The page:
By Jerry Kassar | 0 comments
The New York State Assembly Republican Conference is calling for a New York constitutional amendment that would give the voters the right to recall elected officials. Many states including California and Wisconsin currently have such a law on the books.
Voters would be allowed to petition to place on the ballot the question, should such elected official be recalled from office? If a recall vote were to pass, a new election would be called with the recalled official allowed to run once again.
The bar to place such a recall on the ballot is usually set quite high so recall votes would be rare. You would not need a particular reason to circulate a recall petition beyond a belief that your elected official had lost the support of his constituency on a large scale.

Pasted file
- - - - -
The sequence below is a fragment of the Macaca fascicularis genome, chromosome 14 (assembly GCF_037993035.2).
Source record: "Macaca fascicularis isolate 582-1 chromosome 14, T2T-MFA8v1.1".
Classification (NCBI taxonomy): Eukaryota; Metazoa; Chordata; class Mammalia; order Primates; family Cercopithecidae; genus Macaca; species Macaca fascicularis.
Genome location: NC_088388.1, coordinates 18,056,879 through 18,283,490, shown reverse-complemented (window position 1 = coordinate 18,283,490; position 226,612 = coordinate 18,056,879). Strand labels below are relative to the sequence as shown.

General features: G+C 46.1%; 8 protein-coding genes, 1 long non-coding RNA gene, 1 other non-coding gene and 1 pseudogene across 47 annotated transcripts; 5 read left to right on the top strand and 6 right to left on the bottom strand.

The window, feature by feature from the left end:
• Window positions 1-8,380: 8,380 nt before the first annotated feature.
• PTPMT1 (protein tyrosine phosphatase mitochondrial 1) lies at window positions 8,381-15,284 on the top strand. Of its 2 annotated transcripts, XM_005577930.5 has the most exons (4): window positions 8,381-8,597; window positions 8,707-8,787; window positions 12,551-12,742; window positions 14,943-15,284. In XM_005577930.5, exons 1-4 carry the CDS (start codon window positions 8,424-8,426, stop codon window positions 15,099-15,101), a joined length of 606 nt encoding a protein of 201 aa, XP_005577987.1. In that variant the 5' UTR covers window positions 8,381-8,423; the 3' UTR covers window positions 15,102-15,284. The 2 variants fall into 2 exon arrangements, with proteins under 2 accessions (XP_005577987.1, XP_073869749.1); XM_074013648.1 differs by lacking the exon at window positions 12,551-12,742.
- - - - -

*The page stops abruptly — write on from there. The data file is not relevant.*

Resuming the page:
Recalls as well as initiatives and referendums are often called citizen action proposals because they give the average citizen an option to become directly involved in the legislative process or to remove from office a particularly offensive elected official without having to wait until his or her term has expired.
The New York State Conservative Party supports all three proposals offered by the Republican Assembly Conference of which Nicole Malliotakis is a member.
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Anthony Weiner’s strong showing in a recent poll on the mayor’s race says less about his strength then it does about the overall Democratic field’s weaknesses. Imagine such an offensive individual as Anthony Weiner coming in second behind Christine Quinn, who topped out in public opinion polls many months ago and has either not moved or lost ground ever since.